Why and how our parish opened in Felixstowe

The problem was where we should go and live in England. London, the most obvious place, where there are Orthodox, though no church premises, was far too expensive for us to afford. Since the Church did not need me in a specific place and my mother was dying of cancer, I thought of my native town, Colchester, near where she lived. However, a former Anglican minister had just been received into the new Antiochian Deanery and been ordained there. Therefore, we looked elsewhere in the area, at other towns, ending up in Felixstowe.

We did not choose Felixstowe, as it was not the most obvious place to start services. It was small and far from London. However, it was near the larger town of Ipswich, where we had unsuccessfully looked for premises, and, above all, it was there that we quickly found an affordable house, a job and also church premises. Therefore, on moving, my Archbishop gave me an antimension, and I bought a chalice set and spent several thousand pounds to obtain everything else necessary to celebrate. Different colours of vestments were sewn, the church set up as it should be. Within a few weeks of moving from France, the parish had begun in rented premises, the first liturgies being with the family only.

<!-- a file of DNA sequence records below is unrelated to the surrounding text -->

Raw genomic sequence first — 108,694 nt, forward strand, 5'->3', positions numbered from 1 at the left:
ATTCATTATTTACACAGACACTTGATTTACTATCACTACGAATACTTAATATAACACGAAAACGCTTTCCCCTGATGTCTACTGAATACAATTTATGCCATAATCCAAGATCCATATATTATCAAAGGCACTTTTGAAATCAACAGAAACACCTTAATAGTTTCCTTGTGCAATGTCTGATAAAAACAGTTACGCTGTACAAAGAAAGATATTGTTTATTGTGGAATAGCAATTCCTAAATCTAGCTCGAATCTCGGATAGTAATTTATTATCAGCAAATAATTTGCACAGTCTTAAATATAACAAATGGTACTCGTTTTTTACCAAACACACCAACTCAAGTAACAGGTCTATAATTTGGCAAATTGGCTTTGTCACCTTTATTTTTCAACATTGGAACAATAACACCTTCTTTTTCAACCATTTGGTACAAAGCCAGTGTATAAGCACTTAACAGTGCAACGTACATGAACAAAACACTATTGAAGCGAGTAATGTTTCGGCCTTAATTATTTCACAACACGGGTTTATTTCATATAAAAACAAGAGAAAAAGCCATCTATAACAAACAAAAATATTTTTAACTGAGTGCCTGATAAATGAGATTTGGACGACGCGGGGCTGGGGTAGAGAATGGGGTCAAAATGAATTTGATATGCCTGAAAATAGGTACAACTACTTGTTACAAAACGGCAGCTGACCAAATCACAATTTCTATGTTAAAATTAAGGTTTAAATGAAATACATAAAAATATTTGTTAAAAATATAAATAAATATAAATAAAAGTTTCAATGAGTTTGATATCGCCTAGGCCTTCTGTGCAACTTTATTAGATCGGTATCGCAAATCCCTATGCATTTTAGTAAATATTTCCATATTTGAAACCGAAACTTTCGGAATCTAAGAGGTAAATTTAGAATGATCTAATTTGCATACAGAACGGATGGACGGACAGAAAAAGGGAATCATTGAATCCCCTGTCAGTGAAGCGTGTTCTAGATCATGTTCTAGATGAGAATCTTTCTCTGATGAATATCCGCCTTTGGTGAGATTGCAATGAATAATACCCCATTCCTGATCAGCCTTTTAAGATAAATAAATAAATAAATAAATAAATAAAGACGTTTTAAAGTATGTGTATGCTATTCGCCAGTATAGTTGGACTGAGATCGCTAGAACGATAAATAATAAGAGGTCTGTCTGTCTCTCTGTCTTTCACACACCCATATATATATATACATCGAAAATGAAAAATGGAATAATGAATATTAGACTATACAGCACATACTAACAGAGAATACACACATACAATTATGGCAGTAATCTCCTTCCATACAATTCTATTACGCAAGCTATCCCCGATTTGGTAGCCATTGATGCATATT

Parish life over the last ten years

For over ten years, week in, week out, we have just continued to serve the Vigil, the Liturgy and other services on weekdays and in Lent and Holy Week, ensuring the sacraments, insofar as my secular job and therefore survival have allowed. There has always been a sermon and nearly always a talk after the Liturgy. There have been many changes. I have seen the Ukrainians in Ipswich die out. I have seen a number of Russian women coming to live locally through (generally unhappy) internet weddings to Englishmen. At the beginning their Russian School was conducted on our church premises. Romanians have settled here and found work and new Ukrainians, Bulgarians and others have arrived. There is activity as a priest with baptisms, weddings, funerals and pastoral visits. There are Orthodox in Ipswich, where most of our parishioners live, and other small Suffolk villages and towns. I am also the Orthodox chaplain for the local hospitals and prison. We set up the church as a Trust.